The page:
Saturday, March 31, 2012

Experimental Crop: Job's Tears

With my history of corn and soy allergies, and our desire to raise our own chickens, my husband and I have been toying with the idea of growing our own non-corn, non-soy (and non-GMO) custom chicken feed.

We can grow some sort of beans for part of the protein need, but have been looking here and there and reading a bit on what to fill that other side of the equation with to get a higher-protein feed, without using corn and using something a little easier to harvest than wheat. (we don't have modern harvesting equipment at this time).  (The sunflowers were gorgeous that we grew a few years ago for added protein; however the flocks of yellow finches thought so too and took care of the entire crop in a matter of days!)

In our research, we came across an old plant called Job's Tears (species Coix lacryma-jobi).
Here are a few interesting tidbits I learned about it and found noteworthy:
  • ancient relative of corn
  • Gluten-free
  • High protein-even higher than Quinoa, which is often touted for high protein content
  • An Anti-Cancer food...the bran contains compounds that inhibit human cancer cells
  • Used medicinally in the Far East for many ailments, and also a food in the Far East, used much like barley
  • Only the dark-colored ones are good for food--lighter ones are bitter and will ruin the whole pot if cooked with the darker ones

Randy's grandmother had given me some old seed  years ago, possibly even before we got married, but I am not sure where I put it(or even if it would grow at this stage in the game!).

So we began looking online for a source of seed and kept coming up dry.  Of the few seed companies we found that carry it, all are sold out already, and jewelry sources often have the seeds reamed out already, ready for threading.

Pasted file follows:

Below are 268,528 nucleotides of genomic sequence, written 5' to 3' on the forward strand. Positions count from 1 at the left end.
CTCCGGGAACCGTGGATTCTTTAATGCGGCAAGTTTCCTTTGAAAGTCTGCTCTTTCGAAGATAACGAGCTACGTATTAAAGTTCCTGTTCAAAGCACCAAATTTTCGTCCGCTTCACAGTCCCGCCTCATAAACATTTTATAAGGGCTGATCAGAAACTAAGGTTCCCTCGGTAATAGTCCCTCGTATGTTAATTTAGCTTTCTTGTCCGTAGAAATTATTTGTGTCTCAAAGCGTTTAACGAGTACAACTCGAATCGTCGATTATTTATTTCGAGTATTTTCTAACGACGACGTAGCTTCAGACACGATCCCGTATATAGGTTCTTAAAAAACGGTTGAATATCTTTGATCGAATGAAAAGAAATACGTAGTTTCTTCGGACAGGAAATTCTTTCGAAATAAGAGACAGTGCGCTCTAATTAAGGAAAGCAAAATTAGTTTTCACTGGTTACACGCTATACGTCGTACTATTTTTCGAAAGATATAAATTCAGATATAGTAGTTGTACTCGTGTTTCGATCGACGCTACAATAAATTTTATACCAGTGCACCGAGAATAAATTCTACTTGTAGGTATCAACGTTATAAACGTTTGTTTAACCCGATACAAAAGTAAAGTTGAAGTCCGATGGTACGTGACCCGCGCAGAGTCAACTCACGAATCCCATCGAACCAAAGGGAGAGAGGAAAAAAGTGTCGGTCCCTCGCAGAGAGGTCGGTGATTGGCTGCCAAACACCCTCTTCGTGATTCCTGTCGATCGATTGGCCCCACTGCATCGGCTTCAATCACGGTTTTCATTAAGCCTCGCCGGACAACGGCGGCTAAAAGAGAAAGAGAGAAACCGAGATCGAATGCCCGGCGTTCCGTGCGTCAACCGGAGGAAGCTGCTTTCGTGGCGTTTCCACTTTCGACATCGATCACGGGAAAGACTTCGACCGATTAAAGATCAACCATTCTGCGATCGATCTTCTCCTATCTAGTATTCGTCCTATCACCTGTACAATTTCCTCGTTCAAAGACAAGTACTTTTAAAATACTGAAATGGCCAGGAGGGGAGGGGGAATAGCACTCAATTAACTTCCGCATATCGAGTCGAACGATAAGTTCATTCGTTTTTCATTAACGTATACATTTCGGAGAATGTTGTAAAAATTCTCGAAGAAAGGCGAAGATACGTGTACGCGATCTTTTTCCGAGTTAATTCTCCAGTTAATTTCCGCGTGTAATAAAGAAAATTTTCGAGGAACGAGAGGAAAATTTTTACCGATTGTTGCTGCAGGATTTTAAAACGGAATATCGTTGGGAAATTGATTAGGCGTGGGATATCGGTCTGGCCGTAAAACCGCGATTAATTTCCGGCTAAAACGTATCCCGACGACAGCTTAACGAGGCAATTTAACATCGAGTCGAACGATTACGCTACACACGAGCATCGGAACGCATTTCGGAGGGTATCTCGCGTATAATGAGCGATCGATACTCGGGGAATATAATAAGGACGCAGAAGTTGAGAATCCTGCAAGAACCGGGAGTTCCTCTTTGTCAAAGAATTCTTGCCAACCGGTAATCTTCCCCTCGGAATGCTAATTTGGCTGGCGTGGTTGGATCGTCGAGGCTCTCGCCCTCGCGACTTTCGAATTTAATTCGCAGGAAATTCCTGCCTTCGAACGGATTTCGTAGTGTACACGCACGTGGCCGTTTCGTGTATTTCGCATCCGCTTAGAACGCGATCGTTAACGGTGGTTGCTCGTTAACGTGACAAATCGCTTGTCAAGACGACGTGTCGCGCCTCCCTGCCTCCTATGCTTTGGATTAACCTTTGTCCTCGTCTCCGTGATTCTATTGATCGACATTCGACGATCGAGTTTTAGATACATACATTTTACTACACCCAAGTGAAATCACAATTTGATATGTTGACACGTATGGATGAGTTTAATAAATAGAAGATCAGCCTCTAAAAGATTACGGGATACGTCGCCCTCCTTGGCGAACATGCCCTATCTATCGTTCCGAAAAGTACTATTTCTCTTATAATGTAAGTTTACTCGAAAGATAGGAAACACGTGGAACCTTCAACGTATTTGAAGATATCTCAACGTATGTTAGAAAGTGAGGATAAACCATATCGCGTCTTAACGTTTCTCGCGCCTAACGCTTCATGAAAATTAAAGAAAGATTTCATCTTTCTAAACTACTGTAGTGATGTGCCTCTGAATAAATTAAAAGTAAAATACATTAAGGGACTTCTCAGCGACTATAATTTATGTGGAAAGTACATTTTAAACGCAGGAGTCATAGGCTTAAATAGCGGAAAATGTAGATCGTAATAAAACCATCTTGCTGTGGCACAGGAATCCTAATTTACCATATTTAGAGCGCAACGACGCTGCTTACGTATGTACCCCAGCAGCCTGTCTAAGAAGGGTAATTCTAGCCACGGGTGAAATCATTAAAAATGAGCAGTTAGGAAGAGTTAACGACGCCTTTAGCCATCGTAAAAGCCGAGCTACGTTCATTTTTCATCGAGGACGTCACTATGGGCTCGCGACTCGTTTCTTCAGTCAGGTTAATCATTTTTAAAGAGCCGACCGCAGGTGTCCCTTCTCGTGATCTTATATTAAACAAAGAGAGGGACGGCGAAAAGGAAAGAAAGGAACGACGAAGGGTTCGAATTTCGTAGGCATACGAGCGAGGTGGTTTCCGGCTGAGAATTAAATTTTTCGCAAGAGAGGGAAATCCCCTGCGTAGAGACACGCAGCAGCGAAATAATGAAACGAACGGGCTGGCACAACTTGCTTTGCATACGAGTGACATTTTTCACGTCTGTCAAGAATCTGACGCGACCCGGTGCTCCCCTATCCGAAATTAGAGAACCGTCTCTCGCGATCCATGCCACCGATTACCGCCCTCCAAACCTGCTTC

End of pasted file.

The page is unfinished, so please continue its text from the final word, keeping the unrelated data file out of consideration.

And then we came across crafter Jenny Hoople  (dh found her just googling Job's Tears, and I found her Etsy listing, AuthenticSeeds<<---take a look at her cool jewelry!).  She grows Job's Tears herself for beading and has made the seeds available for others to grow. (Thanks, Jenny, for making these available!)

I have to say that when I received my seeds in the mail, the packaging and presentation of the seeds was a ray of sunshine to my day. Might not matter to folks just wanting seed to grow, but I thought it was a nice touch. :)

Cute bunny drawn on the envelope.

A gift, unwrapped...

 And my seeds, complete with an informative card.
 Thanks again, Jenny! :)

We plan to grow these this year and see how well they do in our climate/soil and how much care they require, and if we get enough to play with at the end of the season we will see how well they might work to 1)incorporate into chicken feed (possibly using a corn grinder...), 2)cook and eat ourselves and see how we like them (probably in soup?), 3)make some cool jewelry w/the kids, and of course 4)save some seed for next year!

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